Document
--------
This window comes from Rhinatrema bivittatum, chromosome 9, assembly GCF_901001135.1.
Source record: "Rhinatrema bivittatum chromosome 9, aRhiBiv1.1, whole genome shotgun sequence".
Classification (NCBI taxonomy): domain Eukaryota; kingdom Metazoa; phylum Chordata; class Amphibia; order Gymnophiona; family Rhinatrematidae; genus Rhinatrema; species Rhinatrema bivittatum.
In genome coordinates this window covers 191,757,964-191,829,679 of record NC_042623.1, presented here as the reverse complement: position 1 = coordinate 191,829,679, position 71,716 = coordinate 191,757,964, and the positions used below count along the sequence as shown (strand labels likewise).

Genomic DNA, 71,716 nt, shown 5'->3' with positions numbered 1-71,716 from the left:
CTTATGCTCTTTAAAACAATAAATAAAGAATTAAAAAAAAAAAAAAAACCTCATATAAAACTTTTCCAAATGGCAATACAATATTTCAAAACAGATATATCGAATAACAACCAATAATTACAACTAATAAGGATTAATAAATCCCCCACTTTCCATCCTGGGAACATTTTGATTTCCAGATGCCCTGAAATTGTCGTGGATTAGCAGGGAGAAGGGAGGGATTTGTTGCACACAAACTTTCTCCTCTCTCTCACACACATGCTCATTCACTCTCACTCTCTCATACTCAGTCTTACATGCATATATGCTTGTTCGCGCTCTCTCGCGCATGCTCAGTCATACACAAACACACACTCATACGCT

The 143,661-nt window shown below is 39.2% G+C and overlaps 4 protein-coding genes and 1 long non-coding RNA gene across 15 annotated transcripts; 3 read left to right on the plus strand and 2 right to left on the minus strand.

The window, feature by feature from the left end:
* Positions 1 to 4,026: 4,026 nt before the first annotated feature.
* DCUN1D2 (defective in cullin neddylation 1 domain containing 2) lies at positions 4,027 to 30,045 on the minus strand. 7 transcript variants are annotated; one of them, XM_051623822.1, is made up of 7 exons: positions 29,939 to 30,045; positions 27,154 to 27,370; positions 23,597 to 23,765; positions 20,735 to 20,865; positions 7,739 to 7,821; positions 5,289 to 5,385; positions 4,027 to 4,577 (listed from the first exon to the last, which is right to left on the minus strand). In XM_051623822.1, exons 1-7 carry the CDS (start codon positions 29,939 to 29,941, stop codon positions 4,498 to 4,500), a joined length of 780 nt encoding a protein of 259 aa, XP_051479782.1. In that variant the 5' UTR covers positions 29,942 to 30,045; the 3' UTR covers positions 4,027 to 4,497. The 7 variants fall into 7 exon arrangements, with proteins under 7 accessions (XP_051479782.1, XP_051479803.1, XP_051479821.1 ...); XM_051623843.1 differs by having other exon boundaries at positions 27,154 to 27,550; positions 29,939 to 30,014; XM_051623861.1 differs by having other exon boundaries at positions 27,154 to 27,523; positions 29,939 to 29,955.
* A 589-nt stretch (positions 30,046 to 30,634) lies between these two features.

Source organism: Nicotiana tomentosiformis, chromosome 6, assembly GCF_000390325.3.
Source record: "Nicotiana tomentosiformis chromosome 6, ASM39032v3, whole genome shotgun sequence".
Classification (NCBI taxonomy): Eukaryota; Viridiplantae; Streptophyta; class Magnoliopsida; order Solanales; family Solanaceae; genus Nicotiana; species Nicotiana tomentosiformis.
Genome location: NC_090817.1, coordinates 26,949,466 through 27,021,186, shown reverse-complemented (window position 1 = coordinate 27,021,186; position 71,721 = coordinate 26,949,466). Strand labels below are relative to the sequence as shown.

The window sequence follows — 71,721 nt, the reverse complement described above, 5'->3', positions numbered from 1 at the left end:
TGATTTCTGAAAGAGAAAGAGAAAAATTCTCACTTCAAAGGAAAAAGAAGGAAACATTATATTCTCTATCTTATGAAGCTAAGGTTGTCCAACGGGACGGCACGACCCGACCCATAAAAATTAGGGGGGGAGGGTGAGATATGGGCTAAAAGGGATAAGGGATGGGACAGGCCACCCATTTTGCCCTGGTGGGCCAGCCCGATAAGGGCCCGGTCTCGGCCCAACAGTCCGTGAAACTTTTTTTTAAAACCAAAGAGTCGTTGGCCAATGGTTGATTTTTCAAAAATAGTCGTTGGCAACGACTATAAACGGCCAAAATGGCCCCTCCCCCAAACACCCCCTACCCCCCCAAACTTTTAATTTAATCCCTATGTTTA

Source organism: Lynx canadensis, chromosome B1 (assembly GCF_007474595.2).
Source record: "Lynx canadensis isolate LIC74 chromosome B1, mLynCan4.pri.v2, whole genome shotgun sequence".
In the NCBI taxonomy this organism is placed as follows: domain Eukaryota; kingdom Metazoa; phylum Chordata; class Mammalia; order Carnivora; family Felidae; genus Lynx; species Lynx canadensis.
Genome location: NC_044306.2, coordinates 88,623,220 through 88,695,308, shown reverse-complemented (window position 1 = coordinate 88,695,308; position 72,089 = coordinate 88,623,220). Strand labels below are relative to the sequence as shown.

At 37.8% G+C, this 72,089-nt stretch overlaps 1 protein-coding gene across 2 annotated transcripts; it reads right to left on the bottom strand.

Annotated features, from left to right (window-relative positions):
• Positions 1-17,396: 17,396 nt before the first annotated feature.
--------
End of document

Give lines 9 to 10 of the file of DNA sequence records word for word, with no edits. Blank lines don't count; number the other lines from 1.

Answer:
* Positions 1 to 4,026: 4,026 nt before the first annotated feature.
* DCUN1D2 (defective in cullin neddylation 1 domain containing 2) lies at positions 4,027 to 30,045 on the minus strand. 7 transcript variants are annotated; one of them, XM_051623822.1, is made up of 7 exons: positions 29,939 to 30,045; positions 27,154 to 27,370; positions 23,597 to 23,765; positions 20,735 to 20,865; positions 7,739 to 7,821; positions 5,289 to 5,385; positions 4,027 to 4,577 (listed from the first exon to the last, which is right to left on the minus strand). In XM_051623822.1, exons 1-7 carry the CDS (start codon positions 29,939 to 29,941, stop codon positions 4,498 to 4,500), a joined length of 780 nt encoding a protein of 259 aa, XP_051479782.1. In that variant the 5' UTR covers positions 29,942 to 30,045; the 3' UTR covers positions 4,027 to 4,497. The 7 variants fall into 7 exon arrangements, with proteins under 7 accessions (XP_051479782.1, XP_051479803.1, XP_051479821.1 ...); XM_051623843.1 differs by having other exon boundaries at positions 27,154 to 27,550; positions 29,939 to 30,014; XM_051623861.1 differs by having other exon boundaries at positions 27,154 to 27,523; positions 29,939 to 29,955.